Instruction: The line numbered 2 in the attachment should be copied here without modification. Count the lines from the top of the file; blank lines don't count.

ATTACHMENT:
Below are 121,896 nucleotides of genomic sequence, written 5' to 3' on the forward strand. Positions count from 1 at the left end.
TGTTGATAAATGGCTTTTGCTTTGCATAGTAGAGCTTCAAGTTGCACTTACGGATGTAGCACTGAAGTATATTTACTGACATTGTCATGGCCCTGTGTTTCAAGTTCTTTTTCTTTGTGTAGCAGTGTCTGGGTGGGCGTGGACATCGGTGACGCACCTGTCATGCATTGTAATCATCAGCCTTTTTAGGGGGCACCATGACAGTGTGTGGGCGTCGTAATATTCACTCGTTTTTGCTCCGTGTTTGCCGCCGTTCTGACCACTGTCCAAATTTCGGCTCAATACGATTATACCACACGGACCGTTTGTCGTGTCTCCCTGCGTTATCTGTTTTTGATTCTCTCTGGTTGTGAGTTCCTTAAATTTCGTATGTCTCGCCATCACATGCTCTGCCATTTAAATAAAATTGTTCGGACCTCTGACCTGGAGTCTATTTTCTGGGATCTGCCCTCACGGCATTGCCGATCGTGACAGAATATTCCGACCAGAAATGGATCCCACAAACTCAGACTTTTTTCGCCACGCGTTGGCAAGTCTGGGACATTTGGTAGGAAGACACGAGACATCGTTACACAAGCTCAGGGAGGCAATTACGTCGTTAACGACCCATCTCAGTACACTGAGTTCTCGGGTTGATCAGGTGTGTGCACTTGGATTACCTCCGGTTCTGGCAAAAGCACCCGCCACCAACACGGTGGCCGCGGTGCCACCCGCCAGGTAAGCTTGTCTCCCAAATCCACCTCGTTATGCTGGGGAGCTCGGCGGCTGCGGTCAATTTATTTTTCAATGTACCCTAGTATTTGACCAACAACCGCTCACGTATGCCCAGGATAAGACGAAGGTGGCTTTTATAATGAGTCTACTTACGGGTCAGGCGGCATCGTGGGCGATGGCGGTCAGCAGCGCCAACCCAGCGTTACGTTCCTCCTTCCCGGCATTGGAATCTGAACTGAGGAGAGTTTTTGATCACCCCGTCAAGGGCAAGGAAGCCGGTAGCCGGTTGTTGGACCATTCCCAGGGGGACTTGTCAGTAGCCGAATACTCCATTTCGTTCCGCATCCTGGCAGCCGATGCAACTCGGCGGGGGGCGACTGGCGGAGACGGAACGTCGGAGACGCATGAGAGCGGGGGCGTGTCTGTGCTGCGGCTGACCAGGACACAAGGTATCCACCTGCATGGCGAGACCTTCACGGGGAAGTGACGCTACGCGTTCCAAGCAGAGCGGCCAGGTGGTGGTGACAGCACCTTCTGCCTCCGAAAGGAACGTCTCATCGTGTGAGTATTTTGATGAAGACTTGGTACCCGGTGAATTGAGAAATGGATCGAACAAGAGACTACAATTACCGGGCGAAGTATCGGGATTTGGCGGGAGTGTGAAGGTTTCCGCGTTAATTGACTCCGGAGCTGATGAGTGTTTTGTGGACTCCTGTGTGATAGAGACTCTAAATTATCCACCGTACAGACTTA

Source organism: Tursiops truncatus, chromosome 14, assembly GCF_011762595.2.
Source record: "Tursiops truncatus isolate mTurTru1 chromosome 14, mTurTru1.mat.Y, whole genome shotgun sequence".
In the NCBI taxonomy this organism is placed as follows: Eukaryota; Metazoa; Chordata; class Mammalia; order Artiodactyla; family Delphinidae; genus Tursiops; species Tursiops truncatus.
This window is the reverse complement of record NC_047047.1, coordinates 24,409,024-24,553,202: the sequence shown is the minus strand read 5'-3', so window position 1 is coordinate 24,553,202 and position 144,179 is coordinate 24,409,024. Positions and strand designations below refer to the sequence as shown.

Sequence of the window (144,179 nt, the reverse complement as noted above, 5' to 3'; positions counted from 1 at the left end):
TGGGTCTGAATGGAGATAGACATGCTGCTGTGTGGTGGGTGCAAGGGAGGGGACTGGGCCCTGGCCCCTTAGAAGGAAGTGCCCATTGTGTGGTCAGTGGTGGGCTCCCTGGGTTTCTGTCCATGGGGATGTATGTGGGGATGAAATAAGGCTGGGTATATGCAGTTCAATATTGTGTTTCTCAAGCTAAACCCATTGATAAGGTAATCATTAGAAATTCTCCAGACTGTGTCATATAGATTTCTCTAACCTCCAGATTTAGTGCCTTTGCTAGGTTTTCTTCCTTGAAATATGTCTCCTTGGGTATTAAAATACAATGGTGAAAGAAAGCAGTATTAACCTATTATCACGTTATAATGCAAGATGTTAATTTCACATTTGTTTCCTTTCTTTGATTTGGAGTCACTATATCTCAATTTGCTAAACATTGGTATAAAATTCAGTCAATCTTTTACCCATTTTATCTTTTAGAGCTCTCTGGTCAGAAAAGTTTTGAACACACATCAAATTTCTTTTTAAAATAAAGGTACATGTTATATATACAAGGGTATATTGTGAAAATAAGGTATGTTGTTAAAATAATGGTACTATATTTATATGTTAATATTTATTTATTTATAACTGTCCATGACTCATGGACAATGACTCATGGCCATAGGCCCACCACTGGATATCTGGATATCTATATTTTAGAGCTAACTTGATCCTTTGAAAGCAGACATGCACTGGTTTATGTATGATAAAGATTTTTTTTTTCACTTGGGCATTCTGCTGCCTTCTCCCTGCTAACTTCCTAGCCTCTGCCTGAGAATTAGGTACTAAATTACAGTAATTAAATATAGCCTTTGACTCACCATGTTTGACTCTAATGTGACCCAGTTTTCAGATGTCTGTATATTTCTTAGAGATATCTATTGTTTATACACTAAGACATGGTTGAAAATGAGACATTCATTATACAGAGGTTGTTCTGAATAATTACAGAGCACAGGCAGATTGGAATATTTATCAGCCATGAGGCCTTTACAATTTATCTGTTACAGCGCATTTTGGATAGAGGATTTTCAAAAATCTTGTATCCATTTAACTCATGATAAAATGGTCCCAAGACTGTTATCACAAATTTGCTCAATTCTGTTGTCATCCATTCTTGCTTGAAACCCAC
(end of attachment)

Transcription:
TGTTGATAAATGGCTTTTGCTTTGCATAGTAGAGCTTCAAGTTGCACTTACGGATGTAGCACTGAAGTATATTTACTGACATTGTCATGGCCCTGTGTTTCAAGTTCTTTTTCTTTGTGTAGCAGTGTCTGGGTGGGCGTGGACATCGGTGACGCACCTGTCATGCATTGTAATCATCAGCCTTTTTAGGGGGCACCATGACAGTGTGTGGGCGTCGTAATATTCACTCGTTTTTGCTCCGTGTTTGCCGCCGTTCTGACCACTGTCCAAATTTCGGCTCAATACGATTATACCACACGGACCGTTTGTCGTGTCTCCCTGCGTTATCTGTTTTTGATTCTCTCTGGTTGTGAGTTCCTTAAATTTCGTATGTCTCGCCATCACATGCTCTGCCATTTAAATAAAATTGTTCGGACCTCTGACCTGGAGTCTATTTTCTGGGATCTGCCCTCACGGCATTGCCGATCGTGACAGAATATTCCGACCAGAAATGGATCCCACAAACTCAGACTTTTTTCGCCACGCGTTGGCAAGTCTGGGACATTTGGTAGGAAGACACGAGACATCGTTACACAAGCTCAGGGAGGCAATTACGTCGTTAACGACCCATCTCAGTACACTGAGTTCTCGGGTTGATCAGGTGTGTGCACTTGGATTACCTCCGGTTCTGGCAAAAGCACCCGCCACCAACACGGTGGCCGCGGTGCCACCCGCCAGGTAAGCTTGTCTCCCAAATCCACCTCGTTATGCTGGGGAGCTCGGCGGCTGCGGTCAATTTATTTTTCAATGTACCCTAGTATTTGACCAACAACCGCTCACGTATGCCCAGGATAAGACGAAGGTGGCTTTTATAATGAGTCTACTTACGGGTCAGGCGGCATCGTGGGCGATGGCGGTCAGCAGCGCCAACCCAGCGTTACGTTCCTCCTTCCCGGCATTGGAATCTGAACTGAGGAGAGTTTTTGATCACCCCGTCAAGGGCAAGGAAGCCGGTAGCCGGTTGTTGGACCATTCCCAGGGGGACTTGTCAGTAGCCGAATACTCCATTTCGTTCCGCATCCTGGCAGCCGATGCAACTCGGCGGGGGGCGACTGGCGGAGACGGAACGTCGGAGACGCATGAGAGCGGGGGCGTGTCTGTGCTGCGGCTGACCAGGACACAAGGTATCCACCTGCATGGCGAGACCTTCACGGGGAAGTGACGCTACGCGTTCCAAGCAGAGCGGCCAGGTGGTGGTGACAGCACCTTCTGCCTCCGAAAGGAACGTCTCATCGTGTGAGTATTTTGATGAAGACTTGGTACCCGGTGAATTGAGAAATGGATCGAACAAGAGACTACAATTACCGGGCGAAGTATCGGGATTTGGCGGGAGTGTGAAGGTTTCCGCGTTAATTGACTCCGGAGCTGATGAGTGTTTTGTGGACTCCTGTGTGATAGAGACTCTAAATTATCCACCGTACAGACTTA